JEFF HIGGINS: Well, I think you have to be careful when you look at those statistics. I mean, clearly if there's even the suggestion of racism, it's something that needs to be looked into, I mean, it's behavior we can't allow. We certainly can't allow it in a country of laws, you know, there has to be equal and fair treatment under the law for anybody, regardless of their race or social position, or religion. But, I think it's -- you have to be careful when you talk about, like, disproportionate outcomes, you know, like, I did an article recently for Law Enforcement Today where I talked about the myth of racist police officers going around the country murdering unarmed black men, and really dug into the statistics.

My master's was in criminal justice and in research. Some of the confounding variables you have to look up -- look at is, like, various populations' involvement in certain crimes, you have to look at culture, you have to look at economics, you know, I mean, poverty for example, poverty and crime are heavily correlated, and if poverty within the black population, I think it was close to double nationwide of what it was in the white population, that's going to have an effect on how many people are arrested, just because they're correlated for other reasons.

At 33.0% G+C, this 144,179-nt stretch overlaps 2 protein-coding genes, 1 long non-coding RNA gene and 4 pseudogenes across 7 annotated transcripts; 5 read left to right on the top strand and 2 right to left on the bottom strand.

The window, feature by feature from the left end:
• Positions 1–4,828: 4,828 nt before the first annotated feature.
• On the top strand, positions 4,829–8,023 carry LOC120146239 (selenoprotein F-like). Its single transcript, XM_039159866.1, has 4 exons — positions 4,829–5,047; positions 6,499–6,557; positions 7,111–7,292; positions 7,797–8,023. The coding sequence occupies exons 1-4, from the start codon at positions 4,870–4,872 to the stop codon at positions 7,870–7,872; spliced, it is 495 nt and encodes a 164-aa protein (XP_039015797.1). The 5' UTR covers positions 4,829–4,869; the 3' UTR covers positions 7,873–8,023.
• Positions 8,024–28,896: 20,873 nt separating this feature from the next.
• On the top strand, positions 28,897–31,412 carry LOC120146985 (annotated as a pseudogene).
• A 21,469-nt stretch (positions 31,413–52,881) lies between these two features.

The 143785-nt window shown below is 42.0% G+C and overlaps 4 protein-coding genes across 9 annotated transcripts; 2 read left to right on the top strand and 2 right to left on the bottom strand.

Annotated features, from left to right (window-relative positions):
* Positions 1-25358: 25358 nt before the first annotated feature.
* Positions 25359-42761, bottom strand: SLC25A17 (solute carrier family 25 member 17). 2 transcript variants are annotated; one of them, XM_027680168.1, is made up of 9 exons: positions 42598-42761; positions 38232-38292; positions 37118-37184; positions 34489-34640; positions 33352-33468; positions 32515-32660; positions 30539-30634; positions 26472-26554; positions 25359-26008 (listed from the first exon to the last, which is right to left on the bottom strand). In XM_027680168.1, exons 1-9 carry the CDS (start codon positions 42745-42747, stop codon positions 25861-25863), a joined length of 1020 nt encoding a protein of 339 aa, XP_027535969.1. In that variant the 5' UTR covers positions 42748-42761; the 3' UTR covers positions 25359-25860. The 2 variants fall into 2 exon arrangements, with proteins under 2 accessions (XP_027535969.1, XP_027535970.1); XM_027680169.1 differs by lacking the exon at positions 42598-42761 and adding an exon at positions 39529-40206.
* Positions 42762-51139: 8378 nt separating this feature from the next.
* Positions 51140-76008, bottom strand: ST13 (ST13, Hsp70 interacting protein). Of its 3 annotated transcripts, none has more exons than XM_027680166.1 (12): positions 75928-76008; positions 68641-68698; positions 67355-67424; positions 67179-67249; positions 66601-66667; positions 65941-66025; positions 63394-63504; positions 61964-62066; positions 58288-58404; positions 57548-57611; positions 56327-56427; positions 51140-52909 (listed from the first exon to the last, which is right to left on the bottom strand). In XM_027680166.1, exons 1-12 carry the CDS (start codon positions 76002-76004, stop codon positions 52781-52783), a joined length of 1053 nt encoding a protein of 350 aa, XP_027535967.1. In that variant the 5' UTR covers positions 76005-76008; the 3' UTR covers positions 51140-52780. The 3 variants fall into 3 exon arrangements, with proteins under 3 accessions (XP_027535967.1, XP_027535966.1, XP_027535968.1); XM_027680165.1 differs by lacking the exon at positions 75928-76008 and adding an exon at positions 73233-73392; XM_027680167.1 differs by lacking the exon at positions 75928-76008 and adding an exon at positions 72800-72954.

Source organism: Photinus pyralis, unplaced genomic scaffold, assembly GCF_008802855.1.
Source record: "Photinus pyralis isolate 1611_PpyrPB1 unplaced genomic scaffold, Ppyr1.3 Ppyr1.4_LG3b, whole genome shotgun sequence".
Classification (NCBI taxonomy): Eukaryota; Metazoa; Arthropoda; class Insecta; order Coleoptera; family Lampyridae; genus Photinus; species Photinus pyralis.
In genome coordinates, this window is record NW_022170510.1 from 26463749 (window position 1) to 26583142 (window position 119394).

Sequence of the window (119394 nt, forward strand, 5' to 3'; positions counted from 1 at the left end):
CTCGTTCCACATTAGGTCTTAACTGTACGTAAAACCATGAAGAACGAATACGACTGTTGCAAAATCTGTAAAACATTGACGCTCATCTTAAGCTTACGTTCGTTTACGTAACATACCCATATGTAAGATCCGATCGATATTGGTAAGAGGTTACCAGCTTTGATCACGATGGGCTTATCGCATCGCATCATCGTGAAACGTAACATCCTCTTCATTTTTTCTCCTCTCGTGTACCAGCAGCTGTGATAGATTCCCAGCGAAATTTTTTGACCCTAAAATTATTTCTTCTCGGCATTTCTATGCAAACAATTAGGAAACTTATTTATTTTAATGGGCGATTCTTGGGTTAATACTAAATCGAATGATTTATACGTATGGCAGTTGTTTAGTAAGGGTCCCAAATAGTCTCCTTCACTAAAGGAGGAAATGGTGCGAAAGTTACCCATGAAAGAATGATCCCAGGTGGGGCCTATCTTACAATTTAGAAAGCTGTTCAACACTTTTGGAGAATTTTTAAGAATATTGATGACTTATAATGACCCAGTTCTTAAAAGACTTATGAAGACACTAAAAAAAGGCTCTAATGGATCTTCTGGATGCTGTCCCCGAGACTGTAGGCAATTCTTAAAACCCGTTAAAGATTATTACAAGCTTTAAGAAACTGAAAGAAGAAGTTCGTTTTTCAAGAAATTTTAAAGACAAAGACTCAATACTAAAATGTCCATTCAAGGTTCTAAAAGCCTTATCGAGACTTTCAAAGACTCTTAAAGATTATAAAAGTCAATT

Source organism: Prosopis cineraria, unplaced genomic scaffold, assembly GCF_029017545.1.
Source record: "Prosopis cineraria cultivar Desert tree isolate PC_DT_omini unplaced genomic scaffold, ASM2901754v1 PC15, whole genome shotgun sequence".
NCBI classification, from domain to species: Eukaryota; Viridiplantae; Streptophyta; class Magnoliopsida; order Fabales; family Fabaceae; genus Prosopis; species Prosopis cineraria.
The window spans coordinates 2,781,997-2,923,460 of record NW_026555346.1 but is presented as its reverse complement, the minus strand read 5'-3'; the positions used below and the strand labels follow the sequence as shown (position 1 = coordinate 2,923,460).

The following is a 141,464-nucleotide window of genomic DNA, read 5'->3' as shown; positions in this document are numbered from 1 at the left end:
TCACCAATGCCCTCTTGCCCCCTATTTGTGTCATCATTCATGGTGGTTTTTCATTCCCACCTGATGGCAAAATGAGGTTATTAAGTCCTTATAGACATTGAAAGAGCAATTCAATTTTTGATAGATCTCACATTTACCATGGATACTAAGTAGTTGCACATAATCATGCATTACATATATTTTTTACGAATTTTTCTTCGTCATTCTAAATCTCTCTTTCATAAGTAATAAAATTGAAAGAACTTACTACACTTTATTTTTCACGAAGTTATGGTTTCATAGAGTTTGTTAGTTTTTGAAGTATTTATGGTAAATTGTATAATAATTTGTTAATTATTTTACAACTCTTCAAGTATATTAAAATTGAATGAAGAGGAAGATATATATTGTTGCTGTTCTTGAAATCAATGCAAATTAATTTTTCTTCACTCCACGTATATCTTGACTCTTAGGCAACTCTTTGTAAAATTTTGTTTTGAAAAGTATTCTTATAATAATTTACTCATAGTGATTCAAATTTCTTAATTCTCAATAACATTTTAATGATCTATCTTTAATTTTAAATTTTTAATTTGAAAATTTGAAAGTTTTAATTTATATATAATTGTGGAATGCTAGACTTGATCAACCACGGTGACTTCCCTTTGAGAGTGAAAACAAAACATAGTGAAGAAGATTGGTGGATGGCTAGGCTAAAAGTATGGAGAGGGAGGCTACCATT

So I think, and there's dozens of these factors, so I think it's -- the initial -- all of our initial thing, when you hear something like, wow, they, you know, like, blacks for example, or whatever the race is, is getting arrested at a higher level, we all kind of cringe and we should because, if racism is the reason, we need to stop it and try to point to some of the causes, and if at the end, there is like systemic racism involved, then we need to fix it.

DEAN BECKER: Very good. Well, Jeff, the tie-in to that is, in the last, I don't know, six months, or a couple of years, there's been a new focus, if you will, on white folks using opioids, and it's bringing about a kinder, gentler understanding and approach, I think. Your thought in that regard, please.